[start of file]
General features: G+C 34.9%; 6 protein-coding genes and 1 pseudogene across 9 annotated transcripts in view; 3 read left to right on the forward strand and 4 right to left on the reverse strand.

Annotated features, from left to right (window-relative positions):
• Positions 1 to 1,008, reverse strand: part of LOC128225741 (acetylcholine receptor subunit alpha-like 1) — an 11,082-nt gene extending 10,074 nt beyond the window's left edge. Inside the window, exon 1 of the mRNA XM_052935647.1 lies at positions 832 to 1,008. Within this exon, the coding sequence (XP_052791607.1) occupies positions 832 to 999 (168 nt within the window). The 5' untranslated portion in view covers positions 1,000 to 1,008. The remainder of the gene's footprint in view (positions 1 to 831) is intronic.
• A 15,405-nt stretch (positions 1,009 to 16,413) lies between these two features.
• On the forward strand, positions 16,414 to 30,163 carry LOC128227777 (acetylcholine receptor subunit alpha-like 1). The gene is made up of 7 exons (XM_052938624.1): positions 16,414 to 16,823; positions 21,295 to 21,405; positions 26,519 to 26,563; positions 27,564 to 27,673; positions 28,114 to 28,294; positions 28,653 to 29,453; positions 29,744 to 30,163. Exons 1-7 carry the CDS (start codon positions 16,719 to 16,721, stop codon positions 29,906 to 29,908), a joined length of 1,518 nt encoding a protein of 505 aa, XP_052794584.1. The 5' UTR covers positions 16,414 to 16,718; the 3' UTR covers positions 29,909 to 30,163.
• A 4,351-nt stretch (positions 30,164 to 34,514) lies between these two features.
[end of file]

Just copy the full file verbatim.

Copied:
General features: G+C 34.9%; 6 protein-coding genes and 1 pseudogene across 9 annotated transcripts in view; 3 read left to right on the forward strand and 4 right to left on the reverse strand.

Annotated features, from left to right (window-relative positions):
• Positions 1 to 1,008, reverse strand: part of LOC128225741 (acetylcholine receptor subunit alpha-like 1) — an 11,082-nt gene extending 10,074 nt beyond the window's left edge. Inside the window, exon 1 of the mRNA XM_052935647.1 lies at positions 832 to 1,008. Within this exon, the coding sequence (XP_052791607.1) occupies positions 832 to 999 (168 nt within the window). The 5' untranslated portion in view covers positions 1,000 to 1,008. The remainder of the gene's footprint in view (positions 1 to 831) is intronic.
• A 15,405-nt stretch (positions 1,009 to 16,413) lies between these two features.
• On the forward strand, positions 16,414 to 30,163 carry LOC128227777 (acetylcholine receptor subunit alpha-like 1). The gene is made up of 7 exons (XM_052938624.1): positions 16,414 to 16,823; positions 21,295 to 21,405; positions 26,519 to 26,563; positions 27,564 to 27,673; positions 28,114 to 28,294; positions 28,653 to 29,453; positions 29,744 to 30,163. Exons 1-7 carry the CDS (start codon positions 16,719 to 16,721, stop codon positions 29,906 to 29,908), a joined length of 1,518 nt encoding a protein of 505 aa, XP_052794584.1. The 5' UTR covers positions 16,414 to 16,718; the 3' UTR covers positions 29,909 to 30,163.
• A 4,351-nt stretch (positions 30,164 to 34,514) lies between these two features.